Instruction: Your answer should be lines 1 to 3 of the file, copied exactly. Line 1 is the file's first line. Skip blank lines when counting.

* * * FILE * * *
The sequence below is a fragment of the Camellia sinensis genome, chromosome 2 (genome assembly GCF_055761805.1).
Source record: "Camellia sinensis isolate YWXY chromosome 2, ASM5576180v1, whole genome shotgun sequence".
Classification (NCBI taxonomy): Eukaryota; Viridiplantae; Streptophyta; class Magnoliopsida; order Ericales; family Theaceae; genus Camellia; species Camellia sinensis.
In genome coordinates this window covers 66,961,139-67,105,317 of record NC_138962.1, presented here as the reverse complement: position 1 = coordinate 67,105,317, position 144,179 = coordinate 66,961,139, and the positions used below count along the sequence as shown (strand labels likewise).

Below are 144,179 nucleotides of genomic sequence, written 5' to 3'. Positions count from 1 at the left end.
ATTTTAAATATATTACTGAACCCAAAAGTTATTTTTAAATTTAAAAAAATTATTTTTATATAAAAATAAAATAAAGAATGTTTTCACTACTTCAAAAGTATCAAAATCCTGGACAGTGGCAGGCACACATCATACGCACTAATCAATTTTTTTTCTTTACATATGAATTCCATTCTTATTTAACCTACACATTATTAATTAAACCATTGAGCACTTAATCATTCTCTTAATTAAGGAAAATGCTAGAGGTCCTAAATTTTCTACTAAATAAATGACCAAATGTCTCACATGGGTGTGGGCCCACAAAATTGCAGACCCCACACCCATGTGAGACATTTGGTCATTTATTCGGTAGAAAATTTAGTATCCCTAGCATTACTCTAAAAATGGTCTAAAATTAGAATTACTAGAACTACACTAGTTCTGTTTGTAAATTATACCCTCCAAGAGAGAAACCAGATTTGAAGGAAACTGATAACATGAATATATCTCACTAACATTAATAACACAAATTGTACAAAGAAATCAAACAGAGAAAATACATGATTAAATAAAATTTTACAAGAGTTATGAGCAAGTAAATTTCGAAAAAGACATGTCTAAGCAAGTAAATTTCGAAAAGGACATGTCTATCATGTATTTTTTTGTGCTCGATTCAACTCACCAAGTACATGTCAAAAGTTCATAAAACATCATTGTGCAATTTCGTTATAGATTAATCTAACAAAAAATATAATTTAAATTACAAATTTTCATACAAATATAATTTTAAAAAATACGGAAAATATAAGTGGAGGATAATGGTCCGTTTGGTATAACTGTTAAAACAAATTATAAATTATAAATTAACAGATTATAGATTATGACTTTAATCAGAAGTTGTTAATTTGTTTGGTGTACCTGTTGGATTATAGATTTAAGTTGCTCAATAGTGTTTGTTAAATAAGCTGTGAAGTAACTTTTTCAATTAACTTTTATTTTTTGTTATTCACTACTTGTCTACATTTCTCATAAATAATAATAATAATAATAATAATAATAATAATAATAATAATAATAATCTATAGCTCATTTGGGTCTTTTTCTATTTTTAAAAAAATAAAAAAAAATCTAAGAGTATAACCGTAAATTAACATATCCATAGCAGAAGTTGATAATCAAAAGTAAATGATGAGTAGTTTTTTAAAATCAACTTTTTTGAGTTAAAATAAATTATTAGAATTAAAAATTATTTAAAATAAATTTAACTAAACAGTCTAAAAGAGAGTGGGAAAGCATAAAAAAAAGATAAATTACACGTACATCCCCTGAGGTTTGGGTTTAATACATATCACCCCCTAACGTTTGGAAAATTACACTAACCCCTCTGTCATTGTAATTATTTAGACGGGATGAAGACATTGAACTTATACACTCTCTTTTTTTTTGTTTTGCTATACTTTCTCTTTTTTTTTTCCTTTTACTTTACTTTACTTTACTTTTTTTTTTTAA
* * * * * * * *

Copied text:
The sequence below is a fragment of the Camellia sinensis genome, chromosome 2 (genome assembly GCF_055761805.1).
Source record: "Camellia sinensis isolate YWXY chromosome 2, ASM5576180v1, whole genome shotgun sequence".
Classification (NCBI taxonomy): Eukaryota; Viridiplantae; Streptophyta; class Magnoliopsida; order Ericales; family Theaceae; genus Camellia; species Camellia sinensis.